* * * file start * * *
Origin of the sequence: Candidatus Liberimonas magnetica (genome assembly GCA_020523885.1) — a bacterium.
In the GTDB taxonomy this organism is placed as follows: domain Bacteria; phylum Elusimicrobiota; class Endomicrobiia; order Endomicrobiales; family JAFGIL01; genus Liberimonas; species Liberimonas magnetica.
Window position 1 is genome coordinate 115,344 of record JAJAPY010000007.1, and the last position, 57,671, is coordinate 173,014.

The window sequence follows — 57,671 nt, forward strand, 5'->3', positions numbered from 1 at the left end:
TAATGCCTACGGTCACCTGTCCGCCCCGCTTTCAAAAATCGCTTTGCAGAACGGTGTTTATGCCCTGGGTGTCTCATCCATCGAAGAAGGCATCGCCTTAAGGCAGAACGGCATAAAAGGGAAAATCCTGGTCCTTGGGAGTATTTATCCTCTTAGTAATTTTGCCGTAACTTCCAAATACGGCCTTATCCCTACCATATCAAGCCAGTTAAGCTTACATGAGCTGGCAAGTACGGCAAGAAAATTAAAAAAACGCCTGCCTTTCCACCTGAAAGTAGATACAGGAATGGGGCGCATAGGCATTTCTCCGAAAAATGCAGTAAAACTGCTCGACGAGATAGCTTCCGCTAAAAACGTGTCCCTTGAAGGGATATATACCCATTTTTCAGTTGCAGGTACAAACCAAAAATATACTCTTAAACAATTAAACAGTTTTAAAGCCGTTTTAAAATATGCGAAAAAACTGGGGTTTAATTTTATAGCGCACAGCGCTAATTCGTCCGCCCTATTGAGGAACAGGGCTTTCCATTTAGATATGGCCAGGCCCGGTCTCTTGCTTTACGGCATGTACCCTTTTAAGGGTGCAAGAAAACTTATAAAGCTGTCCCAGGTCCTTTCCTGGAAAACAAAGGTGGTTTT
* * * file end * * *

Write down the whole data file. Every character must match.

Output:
Origin of the sequence: Candidatus Liberimonas magnetica (genome assembly GCA_020523885.1) — a bacterium.
In the GTDB taxonomy this organism is placed as follows: domain Bacteria; phylum Elusimicrobiota; class Endomicrobiia; order Endomicrobiales; family JAFGIL01; genus Liberimonas; species Liberimonas magnetica.
Window position 1 is genome coordinate 115,344 of record JAJAPY010000007.1, and the last position, 57,671, is coordinate 173,014.

The window sequence follows — 57,671 nt, forward strand, 5'->3', positions numbered from 1 at the left end:
TAATGCCTACGGTCACCTGTCCGCCCCGCTTTCAAAAATCGCTTTGCAGAACGGTGTTTATGCCCTGGGTGTCTCATCCATCGAAGAAGGCATCGCCTTAAGGCAGAACGGCATAAAAGGGAAAATCCTGGTCCTTGGGAGTATTTATCCTCTTAGTAATTTTGCCGTAACTTCCAAATACGGCCTTATCCCTACCATATCAAGCCAGTTAAGCTTACATGAGCTGGCAAGTACGGCAAGAAAATTAAAAAAACGCCTGCCTTTCCACCTGAAAGTAGATACAGGAATGGGGCGCATAGGCATTTCTCCGAAAAATGCAGTAAAACTGCTCGACGAGATAGCTTCCGCTAAAAACGTGTCCCTTGAAGGGATATATACCCATTTTTCAGTTGCAGGTACAAACCAAAAATATACTCTTAAACAATTAAACAGTTTTAAAGCCGTTTTAAAATATGCGAAAAAACTGGGGTTTAATTTTATAGCGCACAGCGCTAATTCGTCCGCCCTATTGAGGAACAGGGCTTTCCATTTAGATATGGCCAGGCCCGGTCTCTTGCTTTACGGCATGTACCCTTTTAAGGGTGCAAGAAAACTTATAAAGCTGTCCCAGGTCCTTTCCTGGAAAACAAAGGTGGTTTT